This article follows up Stephane’s upon the variety of methods available for testing mobile applications when you lack some of the physical hardware required: ‘How to test on smartphones without smartphones?’
Be careful nonetheless to the relevance of those tests…
Given the high cost of most representative smartphones, and despite those repackaging platforms selling them at a much lower price, such as the french one “BackMarket”, it is very tempting to use much more often than the devices themselves the free and easy-to-use options such as the browsers simulators.
Here is a first example: entering the site URL or clicking on your favorite link within the desktop browser already configured with responsive display seems faster than manually typing the address within the mobile browser, or than accessing the favorite menu in a few taps… Between the two options, if you have the test device ready at hand, you may gain about 15 seconds.
This time benefit can rise much higher: in case of iOS platform and its XCode IDE, launching the simulator with the latest build avoids the pain with certificate issues required to set up the build on the real devices. If you don’t have a minimum understanding and knowledge of what to do, by experience those problems may take a long time – I am talking about minimum 30minutes – to be solved and may involve a team member which adds up to the dependencies and risks.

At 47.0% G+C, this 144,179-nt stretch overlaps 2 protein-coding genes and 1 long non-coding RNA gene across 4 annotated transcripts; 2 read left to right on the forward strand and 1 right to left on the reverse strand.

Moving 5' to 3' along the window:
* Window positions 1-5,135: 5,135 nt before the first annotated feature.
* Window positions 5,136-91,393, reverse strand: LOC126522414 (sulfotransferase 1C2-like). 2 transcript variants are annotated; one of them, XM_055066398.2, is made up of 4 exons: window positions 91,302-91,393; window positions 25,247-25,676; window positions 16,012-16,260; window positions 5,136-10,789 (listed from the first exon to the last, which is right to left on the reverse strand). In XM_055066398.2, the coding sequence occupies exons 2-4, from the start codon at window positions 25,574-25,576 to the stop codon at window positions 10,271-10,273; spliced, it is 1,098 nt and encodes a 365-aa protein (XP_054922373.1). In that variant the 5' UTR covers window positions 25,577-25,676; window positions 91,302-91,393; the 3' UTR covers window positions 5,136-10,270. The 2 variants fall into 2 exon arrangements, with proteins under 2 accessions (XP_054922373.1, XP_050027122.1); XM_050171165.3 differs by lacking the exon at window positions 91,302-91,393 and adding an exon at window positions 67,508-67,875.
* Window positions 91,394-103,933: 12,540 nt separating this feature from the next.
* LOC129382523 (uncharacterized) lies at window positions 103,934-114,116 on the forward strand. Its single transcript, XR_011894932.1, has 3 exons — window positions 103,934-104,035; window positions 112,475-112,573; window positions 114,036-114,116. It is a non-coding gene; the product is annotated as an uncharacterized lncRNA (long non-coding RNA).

Those costs and pace benefits can create comfortable habits, which we know is the variety’s enemy, hence tester’s enemy. The right question is not: “how much time and money can we save up by using free and different tools?” It is more: “Can we execute tests on different tools whose relevance is, if not equal, at least acceptable enough to trust our mobile application behaviour?”
Having worked 3 years for the Net-A-Porter.com Yoox group (an online luxury fashion retailer) within the team responsible for their iOS and Android mobile applications, here is a summary of what I learnt regarding tests avoiding the physical device: I will start in this first article with mobile websites. A second article will closely follow on testing mobile native applications.
Picture yourself the User Agent as a shortlist of characteristics sent by the web browser to the server for authentication, similar to the one on your ID: your date of birth, your gender… The plugins available make it easy to forge a specific client identity: the server can see you as being an iPhone when in fact you are navigating through your desktop Chrome browser, serving you the content and its formatting as if you were the former. A useful plugin is ‘User Agent Switcher’ available on Chrome Web Store.
The benefit I have found with that type of tool is to be able to quickly test text labels and to verify, for user stories requiring translations, which and where the translations were missing, or simply if some text was displayed at all.
Nonetheless, it only ‘mimicks’ the display for a specific platform, and does not size right the display. It makes your life harder to check for example that those long-long german translated labels do not deform the page or button layout…